MOX News.Tri-Valley CAREs and allied groups across the country got a boost this spring when the Congressionally mandated study on the cost of the plutonium mixed oxide (MOX) fuel facility became public. And, the cost estimate is… $52 billion to construct and operate the plant. The study estimates that $4.4 billion has already been sunk into the beleaguered facility at the Savannah River Site, and that there will likely be an additional $47.5 billion spent if the project moves forward at the rate of $500 million/year. Moreover, the costs to decontaminate and decommission the facility are not included in the $52 billion. Still, South Carolina politicians are determined to keep the MOX pork barrel funding rolling in. We will continue to oppose it.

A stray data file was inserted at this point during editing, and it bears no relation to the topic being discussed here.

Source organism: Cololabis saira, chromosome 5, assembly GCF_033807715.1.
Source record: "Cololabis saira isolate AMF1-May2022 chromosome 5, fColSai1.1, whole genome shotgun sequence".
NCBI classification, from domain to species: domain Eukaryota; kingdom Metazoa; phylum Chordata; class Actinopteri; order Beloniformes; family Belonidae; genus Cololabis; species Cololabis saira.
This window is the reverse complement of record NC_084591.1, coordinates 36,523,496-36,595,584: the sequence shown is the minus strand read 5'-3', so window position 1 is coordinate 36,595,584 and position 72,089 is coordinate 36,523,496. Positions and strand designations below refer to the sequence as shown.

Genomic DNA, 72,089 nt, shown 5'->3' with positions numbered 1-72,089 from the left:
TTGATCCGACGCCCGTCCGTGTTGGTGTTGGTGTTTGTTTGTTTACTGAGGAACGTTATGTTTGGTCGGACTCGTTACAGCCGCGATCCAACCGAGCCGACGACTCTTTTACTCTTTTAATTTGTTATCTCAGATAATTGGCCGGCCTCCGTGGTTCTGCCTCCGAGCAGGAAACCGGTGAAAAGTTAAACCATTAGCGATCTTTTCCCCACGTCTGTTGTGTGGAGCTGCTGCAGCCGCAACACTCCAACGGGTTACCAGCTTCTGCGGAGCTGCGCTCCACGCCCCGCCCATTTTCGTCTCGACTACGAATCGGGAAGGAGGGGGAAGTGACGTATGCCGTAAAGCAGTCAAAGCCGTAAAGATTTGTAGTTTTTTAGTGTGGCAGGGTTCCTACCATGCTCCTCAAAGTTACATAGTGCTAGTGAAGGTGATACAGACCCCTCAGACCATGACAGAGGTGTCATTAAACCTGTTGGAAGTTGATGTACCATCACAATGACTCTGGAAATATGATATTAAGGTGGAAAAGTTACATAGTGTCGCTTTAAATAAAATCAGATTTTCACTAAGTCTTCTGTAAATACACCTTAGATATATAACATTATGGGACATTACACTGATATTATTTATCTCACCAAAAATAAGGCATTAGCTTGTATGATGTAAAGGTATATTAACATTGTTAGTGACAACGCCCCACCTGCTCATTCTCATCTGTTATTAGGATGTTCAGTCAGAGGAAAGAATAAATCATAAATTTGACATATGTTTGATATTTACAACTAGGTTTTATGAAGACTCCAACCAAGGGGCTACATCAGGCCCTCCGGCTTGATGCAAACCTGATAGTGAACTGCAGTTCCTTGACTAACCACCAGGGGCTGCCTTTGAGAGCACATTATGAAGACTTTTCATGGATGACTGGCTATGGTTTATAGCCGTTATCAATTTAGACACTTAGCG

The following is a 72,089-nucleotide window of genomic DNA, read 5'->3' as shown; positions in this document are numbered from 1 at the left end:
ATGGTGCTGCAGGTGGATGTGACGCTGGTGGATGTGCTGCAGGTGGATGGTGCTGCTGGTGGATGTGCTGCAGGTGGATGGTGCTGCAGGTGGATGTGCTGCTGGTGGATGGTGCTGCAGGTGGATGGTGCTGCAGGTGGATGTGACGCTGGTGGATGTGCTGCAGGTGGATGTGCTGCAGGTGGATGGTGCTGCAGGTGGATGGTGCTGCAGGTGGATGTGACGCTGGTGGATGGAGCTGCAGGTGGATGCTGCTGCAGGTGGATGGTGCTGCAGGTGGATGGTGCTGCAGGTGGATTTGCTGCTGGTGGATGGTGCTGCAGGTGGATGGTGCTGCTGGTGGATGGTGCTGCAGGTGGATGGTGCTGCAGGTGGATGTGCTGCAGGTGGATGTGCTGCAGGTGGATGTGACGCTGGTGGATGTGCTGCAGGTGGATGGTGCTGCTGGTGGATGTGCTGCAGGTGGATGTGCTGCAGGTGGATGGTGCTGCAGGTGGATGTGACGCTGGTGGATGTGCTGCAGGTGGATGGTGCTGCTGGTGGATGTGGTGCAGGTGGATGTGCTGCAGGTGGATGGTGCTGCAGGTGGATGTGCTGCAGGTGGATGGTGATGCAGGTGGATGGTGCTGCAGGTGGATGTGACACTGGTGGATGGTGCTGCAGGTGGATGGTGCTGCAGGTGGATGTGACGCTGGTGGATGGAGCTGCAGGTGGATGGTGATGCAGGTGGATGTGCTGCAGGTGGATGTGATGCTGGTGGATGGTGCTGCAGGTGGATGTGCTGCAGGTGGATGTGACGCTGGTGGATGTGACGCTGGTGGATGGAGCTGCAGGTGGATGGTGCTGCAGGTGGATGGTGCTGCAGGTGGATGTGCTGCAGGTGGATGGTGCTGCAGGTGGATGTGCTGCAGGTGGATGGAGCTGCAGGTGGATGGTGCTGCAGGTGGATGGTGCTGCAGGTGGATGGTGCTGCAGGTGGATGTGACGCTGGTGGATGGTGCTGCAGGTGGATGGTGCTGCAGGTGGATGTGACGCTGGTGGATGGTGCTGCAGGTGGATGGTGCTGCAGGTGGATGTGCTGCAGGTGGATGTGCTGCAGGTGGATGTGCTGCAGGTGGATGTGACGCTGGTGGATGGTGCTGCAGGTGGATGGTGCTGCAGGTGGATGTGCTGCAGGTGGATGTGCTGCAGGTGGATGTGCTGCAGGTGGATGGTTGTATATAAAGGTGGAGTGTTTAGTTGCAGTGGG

TVC Wins a Medal.Tri-Valley CAREs’ float in the Livermore Rodeo Parade this June highlighted toxic and radioactive wastes at the Lab and our group’s efforts to obtain a thorough environmental cleanup. Our Board President’s vehicle was pressed into service and festooned with banners and symbols. Our members, from ages 4 and up, carried signs, banners and balloons. We leafleted the crowd. And, we won Third Place in our amateur float category. A big shout out to everyone who volunteered! Check out photos of our parade entry under the “TVC in Photos” tab on our website.

Marshall Islands Appeal.The Republic of the Marshall Islands recently appealed the dismissal of their federal case against the U.S. The suit seeks U.S. compliance with Article VI of the Non-Proliferation Treaty, which requires good faith negotiations relating to cessation of the nuclear arms race and to nuclear disarmament. Tri-Valley CAREs was among several groups from around the country to submit an Amicus (“friend of the court”) brief supporting the Marshall Islands case by asking the appeals court to overturn the dismissal. Our brief can be found on our website, and more can be learned at